Misunderstanding Foucault — Foucault. Habermas, and the Debate that Never Was (Part III)

Persistent Enlightenment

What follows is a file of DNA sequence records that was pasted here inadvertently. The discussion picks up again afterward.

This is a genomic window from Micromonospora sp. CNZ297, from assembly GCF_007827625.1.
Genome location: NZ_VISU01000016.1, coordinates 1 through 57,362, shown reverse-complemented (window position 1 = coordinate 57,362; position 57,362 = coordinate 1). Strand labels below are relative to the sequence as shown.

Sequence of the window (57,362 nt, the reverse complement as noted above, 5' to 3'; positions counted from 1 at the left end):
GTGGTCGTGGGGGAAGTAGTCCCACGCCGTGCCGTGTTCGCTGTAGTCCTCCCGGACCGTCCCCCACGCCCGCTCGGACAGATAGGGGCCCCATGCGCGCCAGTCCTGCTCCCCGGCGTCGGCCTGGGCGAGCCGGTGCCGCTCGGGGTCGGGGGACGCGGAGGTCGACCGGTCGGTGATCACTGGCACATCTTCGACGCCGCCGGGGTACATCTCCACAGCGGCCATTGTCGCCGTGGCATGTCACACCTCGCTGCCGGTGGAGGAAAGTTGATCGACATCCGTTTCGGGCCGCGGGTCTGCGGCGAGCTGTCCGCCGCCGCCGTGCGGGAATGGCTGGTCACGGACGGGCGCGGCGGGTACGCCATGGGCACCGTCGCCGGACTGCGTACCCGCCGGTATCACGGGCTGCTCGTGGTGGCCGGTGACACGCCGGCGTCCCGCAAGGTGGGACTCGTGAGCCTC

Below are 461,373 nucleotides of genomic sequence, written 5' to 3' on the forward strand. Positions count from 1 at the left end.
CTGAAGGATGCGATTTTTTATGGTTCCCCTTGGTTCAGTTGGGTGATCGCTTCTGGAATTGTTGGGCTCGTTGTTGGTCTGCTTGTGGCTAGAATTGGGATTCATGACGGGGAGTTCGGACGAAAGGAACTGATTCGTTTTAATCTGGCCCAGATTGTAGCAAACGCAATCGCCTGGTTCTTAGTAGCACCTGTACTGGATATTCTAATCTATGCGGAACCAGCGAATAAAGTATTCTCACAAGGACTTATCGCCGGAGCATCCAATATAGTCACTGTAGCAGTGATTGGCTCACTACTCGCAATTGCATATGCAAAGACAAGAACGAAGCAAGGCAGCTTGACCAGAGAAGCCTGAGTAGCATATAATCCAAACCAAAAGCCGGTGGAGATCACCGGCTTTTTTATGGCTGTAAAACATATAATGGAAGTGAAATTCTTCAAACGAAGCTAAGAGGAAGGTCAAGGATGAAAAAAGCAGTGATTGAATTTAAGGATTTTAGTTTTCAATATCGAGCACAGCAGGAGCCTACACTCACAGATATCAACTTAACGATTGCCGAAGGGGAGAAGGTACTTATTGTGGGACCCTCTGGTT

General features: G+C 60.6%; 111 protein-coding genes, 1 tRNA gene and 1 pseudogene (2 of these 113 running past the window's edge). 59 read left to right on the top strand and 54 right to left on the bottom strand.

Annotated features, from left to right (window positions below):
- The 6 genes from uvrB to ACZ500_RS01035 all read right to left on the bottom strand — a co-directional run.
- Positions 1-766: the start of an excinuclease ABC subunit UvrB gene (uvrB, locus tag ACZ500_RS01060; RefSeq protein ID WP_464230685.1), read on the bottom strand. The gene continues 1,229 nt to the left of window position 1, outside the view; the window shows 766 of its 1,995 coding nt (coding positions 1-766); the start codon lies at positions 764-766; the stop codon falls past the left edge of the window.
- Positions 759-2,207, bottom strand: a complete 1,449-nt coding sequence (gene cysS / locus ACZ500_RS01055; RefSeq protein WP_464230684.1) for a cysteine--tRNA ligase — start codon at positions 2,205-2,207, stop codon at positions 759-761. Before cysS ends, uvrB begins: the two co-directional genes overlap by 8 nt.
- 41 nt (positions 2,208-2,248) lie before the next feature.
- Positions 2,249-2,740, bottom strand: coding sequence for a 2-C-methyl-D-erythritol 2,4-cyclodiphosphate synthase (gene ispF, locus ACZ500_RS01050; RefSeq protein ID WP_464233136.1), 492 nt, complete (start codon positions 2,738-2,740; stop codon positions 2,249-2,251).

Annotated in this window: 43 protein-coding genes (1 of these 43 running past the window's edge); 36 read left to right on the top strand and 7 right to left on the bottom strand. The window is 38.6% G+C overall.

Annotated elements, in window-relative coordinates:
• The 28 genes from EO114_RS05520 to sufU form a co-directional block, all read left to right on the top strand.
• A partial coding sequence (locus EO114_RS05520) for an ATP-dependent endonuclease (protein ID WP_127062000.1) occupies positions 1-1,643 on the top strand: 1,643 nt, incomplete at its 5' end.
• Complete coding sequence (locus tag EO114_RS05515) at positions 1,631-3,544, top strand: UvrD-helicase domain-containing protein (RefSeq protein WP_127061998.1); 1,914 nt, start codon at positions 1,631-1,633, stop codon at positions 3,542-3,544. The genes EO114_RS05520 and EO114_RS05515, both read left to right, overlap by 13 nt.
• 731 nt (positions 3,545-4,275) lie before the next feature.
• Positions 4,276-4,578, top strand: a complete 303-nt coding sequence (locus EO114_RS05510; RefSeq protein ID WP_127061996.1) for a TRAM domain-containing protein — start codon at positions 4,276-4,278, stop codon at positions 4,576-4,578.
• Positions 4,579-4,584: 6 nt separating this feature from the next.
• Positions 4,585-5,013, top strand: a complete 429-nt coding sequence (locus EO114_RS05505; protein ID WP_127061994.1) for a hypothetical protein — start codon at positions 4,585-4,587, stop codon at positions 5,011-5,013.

My last post on the so-called «Foucault/Habermas Debate» focused on the eulogy JürgenCoin_-_College_de_France_02Habermas wrote in the wake of Michel Foucault’s death. The main theoretical claim of the eulogy was that Foucault, the one-time critic of the «Enlightenment project» (a project that, for Habermas, is more or less identical with the «project of modernity») came to realize that his theory of power ultimately undermined the normative foundations on which his critique of power relations rested. Habermas went on to argue that, in the face of this contradiction, Foucault found himself drawn «back into a sphere of influence he had tried to blast open, that of the philosophical discourse of modernity.»1 The result was a rejection of the position that Foucault had once shared with fellow «young conservatives» such as George Bataille and Jacques Derrida who, following the path blazed by Nietzsche, had sought «to appropriate the fundamental experience of…

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